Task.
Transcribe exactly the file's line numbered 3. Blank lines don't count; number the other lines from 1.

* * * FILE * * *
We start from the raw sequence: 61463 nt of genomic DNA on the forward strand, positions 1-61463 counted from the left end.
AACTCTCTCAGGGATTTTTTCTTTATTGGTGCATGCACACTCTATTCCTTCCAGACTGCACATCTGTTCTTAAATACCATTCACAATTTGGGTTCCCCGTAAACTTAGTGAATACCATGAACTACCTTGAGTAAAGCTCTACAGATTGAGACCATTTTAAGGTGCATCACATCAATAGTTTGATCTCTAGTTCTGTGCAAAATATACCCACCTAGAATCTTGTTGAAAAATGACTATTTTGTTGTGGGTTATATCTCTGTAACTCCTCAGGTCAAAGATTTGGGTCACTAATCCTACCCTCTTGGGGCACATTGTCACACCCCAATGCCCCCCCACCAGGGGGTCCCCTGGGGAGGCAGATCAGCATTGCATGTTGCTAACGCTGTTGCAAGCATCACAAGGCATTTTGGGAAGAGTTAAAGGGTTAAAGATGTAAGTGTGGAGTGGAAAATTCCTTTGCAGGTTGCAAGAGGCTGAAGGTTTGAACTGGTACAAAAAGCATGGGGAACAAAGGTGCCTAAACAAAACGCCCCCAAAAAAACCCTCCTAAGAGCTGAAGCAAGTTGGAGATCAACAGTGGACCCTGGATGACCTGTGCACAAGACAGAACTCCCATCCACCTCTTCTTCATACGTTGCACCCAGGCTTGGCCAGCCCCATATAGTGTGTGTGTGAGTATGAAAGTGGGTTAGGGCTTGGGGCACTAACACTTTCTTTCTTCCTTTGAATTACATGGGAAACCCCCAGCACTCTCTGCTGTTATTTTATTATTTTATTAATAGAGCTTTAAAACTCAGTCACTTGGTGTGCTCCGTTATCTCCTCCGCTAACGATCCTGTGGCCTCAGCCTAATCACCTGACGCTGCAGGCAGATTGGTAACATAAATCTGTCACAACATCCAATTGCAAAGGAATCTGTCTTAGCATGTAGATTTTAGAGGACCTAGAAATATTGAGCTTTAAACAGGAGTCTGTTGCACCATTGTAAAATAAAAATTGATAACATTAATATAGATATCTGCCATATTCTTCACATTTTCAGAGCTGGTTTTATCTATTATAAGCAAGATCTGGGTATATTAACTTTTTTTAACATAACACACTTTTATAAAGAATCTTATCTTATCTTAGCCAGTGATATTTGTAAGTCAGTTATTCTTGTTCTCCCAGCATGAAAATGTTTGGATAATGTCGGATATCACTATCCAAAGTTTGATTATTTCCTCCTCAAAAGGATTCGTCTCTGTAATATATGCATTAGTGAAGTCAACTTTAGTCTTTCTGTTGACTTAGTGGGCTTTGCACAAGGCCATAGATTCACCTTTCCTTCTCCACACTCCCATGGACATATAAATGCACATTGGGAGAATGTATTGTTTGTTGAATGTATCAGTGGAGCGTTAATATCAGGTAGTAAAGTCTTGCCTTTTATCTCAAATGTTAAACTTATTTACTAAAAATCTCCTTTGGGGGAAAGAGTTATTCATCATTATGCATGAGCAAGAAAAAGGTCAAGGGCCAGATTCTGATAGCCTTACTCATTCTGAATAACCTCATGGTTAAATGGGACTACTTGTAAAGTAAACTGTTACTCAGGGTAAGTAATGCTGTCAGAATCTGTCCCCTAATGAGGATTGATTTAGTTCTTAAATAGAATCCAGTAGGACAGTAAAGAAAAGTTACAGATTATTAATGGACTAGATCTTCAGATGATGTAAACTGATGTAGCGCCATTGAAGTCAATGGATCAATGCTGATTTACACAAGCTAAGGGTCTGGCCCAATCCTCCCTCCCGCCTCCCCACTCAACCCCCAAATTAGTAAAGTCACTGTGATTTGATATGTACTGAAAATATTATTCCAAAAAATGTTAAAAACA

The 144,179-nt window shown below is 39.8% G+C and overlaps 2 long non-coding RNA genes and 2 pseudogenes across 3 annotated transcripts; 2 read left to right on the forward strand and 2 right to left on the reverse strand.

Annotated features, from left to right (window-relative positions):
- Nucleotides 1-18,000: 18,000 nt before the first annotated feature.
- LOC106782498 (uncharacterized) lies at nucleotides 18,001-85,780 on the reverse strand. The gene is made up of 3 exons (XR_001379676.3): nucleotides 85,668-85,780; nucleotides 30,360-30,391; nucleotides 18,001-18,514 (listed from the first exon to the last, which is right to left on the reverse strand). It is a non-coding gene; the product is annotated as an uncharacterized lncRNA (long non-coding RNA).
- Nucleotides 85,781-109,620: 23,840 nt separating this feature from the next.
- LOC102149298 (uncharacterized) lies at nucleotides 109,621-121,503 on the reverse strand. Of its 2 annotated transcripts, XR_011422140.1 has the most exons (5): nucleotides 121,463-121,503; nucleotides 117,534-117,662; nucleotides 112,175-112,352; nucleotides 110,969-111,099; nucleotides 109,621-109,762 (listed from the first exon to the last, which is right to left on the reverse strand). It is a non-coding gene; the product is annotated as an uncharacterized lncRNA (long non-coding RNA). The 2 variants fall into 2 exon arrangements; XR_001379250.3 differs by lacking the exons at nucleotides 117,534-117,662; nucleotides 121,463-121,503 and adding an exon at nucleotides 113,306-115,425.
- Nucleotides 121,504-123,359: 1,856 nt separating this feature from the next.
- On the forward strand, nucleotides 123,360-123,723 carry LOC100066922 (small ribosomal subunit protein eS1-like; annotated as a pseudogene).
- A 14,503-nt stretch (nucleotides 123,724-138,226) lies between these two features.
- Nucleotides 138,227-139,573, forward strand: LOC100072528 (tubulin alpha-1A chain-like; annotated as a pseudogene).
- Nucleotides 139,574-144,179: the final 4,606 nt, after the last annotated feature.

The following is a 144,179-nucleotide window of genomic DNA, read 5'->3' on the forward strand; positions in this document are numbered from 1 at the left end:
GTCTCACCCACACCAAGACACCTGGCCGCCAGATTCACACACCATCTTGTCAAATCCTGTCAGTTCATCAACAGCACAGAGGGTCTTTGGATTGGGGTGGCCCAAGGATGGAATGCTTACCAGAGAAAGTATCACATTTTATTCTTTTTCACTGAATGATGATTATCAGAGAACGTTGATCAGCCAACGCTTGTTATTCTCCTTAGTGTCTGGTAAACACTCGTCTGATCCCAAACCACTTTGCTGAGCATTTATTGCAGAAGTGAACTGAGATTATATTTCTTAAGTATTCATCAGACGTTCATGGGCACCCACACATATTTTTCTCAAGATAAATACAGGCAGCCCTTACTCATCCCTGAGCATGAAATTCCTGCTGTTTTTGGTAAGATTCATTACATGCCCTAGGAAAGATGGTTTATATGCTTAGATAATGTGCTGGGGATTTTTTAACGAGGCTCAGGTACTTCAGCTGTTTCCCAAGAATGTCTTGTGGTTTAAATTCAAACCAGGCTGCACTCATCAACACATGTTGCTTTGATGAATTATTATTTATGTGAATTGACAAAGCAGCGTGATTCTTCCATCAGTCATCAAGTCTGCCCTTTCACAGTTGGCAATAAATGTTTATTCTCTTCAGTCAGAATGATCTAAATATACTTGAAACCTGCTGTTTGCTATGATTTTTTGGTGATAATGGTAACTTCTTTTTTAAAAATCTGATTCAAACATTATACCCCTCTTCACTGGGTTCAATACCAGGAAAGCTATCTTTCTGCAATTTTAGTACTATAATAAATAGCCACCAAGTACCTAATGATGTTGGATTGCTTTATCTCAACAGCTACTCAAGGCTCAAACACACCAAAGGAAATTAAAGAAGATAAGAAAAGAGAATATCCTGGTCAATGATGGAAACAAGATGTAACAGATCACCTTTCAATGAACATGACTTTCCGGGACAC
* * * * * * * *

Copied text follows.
The 144,179-nt window shown below is 39.8% G+C and overlaps 2 long non-coding RNA genes and 2 pseudogenes across 3 annotated transcripts; 2 read left to right on the forward strand and 2 right to left on the reverse strand.